...stock is kind of slippery, but it's also very dry here and my hands could be a bit dry and hard. I don't know how it will feel when wet.
                  I can't seem to find it listed anywhere at the moment, but years ago I got an aerosol can of "non-skid" for backpacking sleeping pads. Goes on in a thin, transparent layer that's easy to remove with alcohol. Haven't used it on a sleeping pad in years, but it's my all time favorite for slick stocks and rain. Definitely worth tracking down a source.
                  "Lay in the weeds and wait, and when you get your chance to say something, say something good."
                  Merle Haggard

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                  • #10
                    Ya the 375 is typically unimpressive from the shooters end. You could put a different stock on it so it kicks worse...? I've always thought the .338 is worse for recoil. There is however a big jump from a 375 to a 416....
                    Www.blackriverhunting.com
                    Master guide 212

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                    • #11
                      Never heard of anyone ever wanting more recoil, lmao.
                      Responsible Conservation > Political Allocation

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                      • #12
                        I think his wife asked for the recoil....perhaps there are some inadiqueces that are better discussed in a different forum?! Lol
                        Www.blackriverhunting.com
                        Master guide 212

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                        • #13
                          Originally posted by BrownBear View Post
                          I can't seem to find it listed anywhere at the moment, but years ago I got an aerosol can of "non-skid" for backpacking sleeping pads. Goes on in a thin, transparent layer that's easy to remove with alcohol. Haven't used it on a sleeping pad in years, but it's my all time favorite for slick stocks and rain. Definitely worth tracking down a source.
                          Aaahh! How is that a thing?! I've been fighting my sleeping pads for years!

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                          • #14
                            Got it from REI long ago. Can't find it on their site now. One light coat every year or so completely solves the slick pad syndrome, so I bet I haven't gone through 1/4 can in all those years. Maybe that's why they quit selling it? I've squirted a little onto slick rifle stocks before a week long hunt and come home with plenty of grip left. Comes right off with most gun solvents or alcohol, so no harm no foul. Guess I better start conserving the can, huh? roud:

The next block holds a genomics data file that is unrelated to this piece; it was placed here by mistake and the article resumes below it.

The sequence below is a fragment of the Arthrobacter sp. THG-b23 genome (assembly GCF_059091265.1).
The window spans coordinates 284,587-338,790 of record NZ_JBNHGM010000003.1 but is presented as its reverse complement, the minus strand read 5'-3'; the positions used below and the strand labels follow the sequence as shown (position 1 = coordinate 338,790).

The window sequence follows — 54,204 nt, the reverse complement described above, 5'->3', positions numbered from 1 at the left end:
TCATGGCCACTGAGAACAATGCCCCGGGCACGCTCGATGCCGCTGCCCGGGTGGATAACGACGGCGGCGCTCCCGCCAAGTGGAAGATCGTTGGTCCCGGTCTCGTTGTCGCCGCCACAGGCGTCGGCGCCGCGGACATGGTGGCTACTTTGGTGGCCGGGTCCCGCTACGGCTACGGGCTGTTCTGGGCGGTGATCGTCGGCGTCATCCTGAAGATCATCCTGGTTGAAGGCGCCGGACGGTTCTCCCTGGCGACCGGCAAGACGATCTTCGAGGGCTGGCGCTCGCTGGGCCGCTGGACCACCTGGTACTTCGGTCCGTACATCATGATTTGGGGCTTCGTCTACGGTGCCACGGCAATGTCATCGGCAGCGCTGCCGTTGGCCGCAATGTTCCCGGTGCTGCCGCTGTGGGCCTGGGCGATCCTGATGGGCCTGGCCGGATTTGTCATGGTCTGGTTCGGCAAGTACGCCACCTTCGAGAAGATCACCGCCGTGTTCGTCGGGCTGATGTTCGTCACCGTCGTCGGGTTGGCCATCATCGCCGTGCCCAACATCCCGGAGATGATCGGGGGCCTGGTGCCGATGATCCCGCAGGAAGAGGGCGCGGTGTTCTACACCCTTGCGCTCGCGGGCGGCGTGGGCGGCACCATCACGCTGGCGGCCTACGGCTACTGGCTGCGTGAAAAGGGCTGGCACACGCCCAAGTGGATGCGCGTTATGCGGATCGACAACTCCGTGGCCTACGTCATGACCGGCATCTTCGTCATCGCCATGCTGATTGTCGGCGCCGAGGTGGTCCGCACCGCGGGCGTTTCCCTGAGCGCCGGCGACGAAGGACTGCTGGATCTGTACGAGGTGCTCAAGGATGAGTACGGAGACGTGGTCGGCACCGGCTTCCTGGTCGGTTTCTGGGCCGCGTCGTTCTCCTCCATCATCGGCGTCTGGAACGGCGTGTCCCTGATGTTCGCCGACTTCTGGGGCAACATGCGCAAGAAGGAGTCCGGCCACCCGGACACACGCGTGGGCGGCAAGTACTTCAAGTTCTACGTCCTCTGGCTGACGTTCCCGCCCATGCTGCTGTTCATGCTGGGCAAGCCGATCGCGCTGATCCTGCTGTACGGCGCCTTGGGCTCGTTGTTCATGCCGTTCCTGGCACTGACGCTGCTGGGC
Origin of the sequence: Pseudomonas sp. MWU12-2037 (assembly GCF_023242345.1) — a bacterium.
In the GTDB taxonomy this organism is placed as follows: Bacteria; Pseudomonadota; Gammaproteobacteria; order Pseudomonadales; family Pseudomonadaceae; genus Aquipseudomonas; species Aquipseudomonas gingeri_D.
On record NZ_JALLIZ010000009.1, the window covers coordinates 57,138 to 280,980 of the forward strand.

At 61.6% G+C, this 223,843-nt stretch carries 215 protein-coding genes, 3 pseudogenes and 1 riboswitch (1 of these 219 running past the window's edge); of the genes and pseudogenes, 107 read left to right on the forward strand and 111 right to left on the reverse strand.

Edit:

                            Just googled again for the product and didn't find it. But I did find this in Backpacker magazine that might help with your sleeping pads:

                            Question:
                            I love my sleeping bag/pad combo, except for one thing. I can’t stop sliding off the pad! Is there anything that I can do to my pad to cut down on the sliding

                            Answer:
                            Yes! Here’s a cheap, easy fix–the very best kind!

                            Buy a tube of SeamGrip for about $7 (mcnett.com, wash the surface of your pad with soap and water, and let it dry thoroughly. Then just create a pattern of little dots along the surface of the pad. Focus on the torso and hip area, where most of your body weight resides. Let it cure for 24 hours or so and you’ve got a non-slip sleeping pad!

                            You can customize the stickiness by adding more dots later on, and if you find that the pad slips on the floor of your tent, you can even add a few dots to the bottom surface for better grip there. Sweet dreams!
                            - See more at: http://www.backpacker.com/gear/exper....VNp2cfNi.dpuf
                            "Lay in the weeds and wait, and when you get your chance to say something, say something good."
                            Merle Haggard

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                            • #15
                              Agree that the 300 win mag will do everything you need for anything in north america. I used one for 20 years. However I love the 375 for moose, caribou, etc as you can generally eat right to the bullet hole. That win mag does some serious meat damage.
                              In 1492 Native Americans discovered Columbus lost at sea
                              _________________________________________________

                              If I come across as an arrogant, know-it-all jerk, it's because I am